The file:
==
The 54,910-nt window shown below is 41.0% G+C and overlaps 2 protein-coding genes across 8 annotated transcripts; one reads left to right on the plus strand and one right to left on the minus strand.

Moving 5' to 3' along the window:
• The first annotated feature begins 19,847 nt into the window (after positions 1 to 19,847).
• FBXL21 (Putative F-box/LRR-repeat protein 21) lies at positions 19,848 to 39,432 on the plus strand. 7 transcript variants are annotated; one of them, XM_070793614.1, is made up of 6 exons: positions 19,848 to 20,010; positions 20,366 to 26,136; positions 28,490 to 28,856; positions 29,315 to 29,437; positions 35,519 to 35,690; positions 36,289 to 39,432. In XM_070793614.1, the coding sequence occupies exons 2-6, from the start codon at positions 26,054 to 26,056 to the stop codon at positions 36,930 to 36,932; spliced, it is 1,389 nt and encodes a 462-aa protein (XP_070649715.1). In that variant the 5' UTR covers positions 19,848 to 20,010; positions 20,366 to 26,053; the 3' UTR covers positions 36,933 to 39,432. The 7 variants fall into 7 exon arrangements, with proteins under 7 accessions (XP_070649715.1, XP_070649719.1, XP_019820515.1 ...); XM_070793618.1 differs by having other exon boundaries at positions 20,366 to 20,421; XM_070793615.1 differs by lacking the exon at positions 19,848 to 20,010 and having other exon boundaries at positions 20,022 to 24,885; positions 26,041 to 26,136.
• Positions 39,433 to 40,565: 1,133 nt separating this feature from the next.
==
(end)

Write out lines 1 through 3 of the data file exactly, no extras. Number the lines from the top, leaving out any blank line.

The 54,910-nt window shown below is 41.0% G+C and overlaps 2 protein-coding genes across 8 annotated transcripts; one reads left to right on the plus strand and one right to left on the minus strand.

Moving 5' to 3' along the window:
• The first annotated feature begins 19,847 nt into the window (after positions 1 to 19,847).